MONDAY, Oct. 30, 2017 (HealthDay News) — A significant increase in colorectal lesion frequency is seen at 45 years of age, which suggests colorectal cancer screenings should begin earlier than currently recommended for adults at average risk, according to a study presented at the annual meeting of United European Gastroenterology, being held Oct. 28 to Nov. 1 in Barcelona, Spain.
David Karsenti, M.D., of Clinique de Bercy in France, and colleagues analyzed prospectively collected data based on all 6,027colonoscopies performed in 2016 in patients referred to the 25 gastroenterologists at a single center. Median age of the patients was 57, and 55 percent were women.
The researchers found that the polyp detection rate (PDR), adenoma detection rate (ADR), and neoplasia detection rate (NDR) for the whole population were 34.1 percent, 32.1 percent, and 3.6 percent, respectively. Raw data showed a large increase in detection rates for mean number of polyps (MNP), ADR, large polyp detection rate (LPDR), and NDR beginning at age 45 years. Detection rates with MNP, ADR, and NDR were still significantly higher in patients from 45 to 49 years of age (0.39, 22.5 percent and 5.1 percent) versus patients <45 years (0.26, 13.6 percent, and 1.1 percent) when patients with familial and personal history of polyps or cancer were excluded.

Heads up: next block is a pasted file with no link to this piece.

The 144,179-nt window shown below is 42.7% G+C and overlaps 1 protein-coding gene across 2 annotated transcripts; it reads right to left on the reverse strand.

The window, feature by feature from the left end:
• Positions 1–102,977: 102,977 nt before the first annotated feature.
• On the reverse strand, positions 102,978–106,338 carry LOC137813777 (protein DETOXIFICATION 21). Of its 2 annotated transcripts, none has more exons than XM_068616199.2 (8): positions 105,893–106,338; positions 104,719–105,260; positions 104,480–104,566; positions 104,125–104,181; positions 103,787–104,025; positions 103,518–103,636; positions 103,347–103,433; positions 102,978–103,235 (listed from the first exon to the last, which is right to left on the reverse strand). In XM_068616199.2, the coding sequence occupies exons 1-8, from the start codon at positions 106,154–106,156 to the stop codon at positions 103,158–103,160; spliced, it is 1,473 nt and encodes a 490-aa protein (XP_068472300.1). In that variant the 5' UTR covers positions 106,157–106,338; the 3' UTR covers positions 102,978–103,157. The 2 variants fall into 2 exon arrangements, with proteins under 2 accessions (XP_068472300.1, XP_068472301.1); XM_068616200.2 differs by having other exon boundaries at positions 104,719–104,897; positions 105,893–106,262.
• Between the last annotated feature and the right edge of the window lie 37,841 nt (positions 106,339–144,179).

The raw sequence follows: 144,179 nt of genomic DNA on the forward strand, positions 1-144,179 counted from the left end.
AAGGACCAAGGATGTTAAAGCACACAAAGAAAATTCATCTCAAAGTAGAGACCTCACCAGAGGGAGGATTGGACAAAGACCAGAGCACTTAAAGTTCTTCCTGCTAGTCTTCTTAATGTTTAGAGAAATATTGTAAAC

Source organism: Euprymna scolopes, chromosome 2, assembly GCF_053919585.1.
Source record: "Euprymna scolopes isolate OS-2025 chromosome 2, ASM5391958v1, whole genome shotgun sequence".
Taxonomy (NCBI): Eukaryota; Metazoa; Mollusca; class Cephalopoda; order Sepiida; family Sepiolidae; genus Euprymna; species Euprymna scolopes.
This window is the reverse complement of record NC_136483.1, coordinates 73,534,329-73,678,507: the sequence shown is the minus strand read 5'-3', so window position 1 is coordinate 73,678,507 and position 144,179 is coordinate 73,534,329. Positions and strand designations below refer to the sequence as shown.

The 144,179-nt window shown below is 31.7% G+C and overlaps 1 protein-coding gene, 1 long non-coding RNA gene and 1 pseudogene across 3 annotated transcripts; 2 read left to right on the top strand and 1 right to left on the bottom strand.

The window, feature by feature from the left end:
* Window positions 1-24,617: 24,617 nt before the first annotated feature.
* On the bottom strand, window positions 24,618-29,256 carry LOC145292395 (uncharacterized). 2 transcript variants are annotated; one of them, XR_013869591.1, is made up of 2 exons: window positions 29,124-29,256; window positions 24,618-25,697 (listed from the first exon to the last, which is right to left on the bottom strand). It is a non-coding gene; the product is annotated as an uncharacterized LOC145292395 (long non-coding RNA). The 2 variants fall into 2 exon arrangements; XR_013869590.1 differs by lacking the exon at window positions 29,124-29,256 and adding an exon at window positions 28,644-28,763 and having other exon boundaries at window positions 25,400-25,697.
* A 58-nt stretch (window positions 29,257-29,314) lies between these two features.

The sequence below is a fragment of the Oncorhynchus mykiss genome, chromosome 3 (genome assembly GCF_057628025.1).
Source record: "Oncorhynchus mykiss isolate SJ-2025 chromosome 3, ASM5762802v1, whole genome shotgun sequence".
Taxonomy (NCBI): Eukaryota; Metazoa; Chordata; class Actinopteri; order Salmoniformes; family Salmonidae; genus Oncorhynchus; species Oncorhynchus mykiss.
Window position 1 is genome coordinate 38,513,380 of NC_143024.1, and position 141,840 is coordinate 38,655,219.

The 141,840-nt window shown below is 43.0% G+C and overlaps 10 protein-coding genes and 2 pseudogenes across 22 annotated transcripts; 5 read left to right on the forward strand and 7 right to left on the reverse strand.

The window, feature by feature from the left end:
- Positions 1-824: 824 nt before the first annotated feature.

“Regardless of the type of screening that is in place, the results of our research strongly indicate that screening for colorectal cancer should begin at the age of 45. This will this help us to increase the early detection of colorectal cancer in young adults and also enable the identification and safe removal of polyps that may become cancerous at a later date,” Karsenti said in a statement.
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